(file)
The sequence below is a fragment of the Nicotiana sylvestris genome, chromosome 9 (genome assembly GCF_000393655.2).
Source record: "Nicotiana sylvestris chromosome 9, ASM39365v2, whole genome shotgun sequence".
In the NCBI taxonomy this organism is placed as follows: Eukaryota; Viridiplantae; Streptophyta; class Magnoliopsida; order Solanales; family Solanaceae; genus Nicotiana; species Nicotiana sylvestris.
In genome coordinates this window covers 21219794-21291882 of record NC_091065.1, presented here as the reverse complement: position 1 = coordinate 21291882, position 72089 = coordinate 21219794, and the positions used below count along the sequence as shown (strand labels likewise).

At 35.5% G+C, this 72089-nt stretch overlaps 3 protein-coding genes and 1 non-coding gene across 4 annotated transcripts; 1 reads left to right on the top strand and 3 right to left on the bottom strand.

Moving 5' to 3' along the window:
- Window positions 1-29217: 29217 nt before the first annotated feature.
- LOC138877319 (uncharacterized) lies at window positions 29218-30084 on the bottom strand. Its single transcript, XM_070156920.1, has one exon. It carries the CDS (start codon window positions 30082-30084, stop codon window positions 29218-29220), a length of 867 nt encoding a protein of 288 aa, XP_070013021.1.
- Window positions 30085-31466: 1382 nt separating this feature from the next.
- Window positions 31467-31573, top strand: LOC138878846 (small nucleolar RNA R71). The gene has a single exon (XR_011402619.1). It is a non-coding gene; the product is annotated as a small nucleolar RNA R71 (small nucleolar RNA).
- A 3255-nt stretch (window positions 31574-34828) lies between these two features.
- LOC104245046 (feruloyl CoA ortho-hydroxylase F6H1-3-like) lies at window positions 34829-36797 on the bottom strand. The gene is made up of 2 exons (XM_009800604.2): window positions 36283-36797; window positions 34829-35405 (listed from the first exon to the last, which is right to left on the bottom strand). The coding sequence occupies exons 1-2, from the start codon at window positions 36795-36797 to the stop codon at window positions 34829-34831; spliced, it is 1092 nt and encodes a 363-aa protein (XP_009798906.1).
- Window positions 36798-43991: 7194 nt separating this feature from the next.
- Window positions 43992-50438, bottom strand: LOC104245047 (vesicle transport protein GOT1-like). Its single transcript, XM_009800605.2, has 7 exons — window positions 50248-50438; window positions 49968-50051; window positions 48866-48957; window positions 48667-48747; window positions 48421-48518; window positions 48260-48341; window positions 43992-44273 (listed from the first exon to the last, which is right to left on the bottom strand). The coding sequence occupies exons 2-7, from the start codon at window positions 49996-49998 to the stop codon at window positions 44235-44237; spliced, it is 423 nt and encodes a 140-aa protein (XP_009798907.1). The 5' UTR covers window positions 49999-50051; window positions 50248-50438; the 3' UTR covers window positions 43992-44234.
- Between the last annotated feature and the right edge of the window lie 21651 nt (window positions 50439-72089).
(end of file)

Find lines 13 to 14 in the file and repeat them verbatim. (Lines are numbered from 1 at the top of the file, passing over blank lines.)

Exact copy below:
- Window positions 36798-43991: 7194 nt separating this feature from the next.
- Window positions 43992-50438, bottom strand: LOC104245047 (vesicle transport protein GOT1-like). Its single transcript, XM_009800605.2, has 7 exons — window positions 50248-50438; window positions 49968-50051; window positions 48866-48957; window positions 48667-48747; window positions 48421-48518; window positions 48260-48341; window positions 43992-44273 (listed from the first exon to the last, which is right to left on the bottom strand). The coding sequence occupies exons 2-7, from the start codon at window positions 49996-49998 to the stop codon at window positions 44235-44237; spliced, it is 423 nt and encodes a 140-aa protein (XP_009798907.1). The 5' UTR covers window positions 49999-50051; window positions 50248-50438; the 3' UTR covers window positions 43992-44234.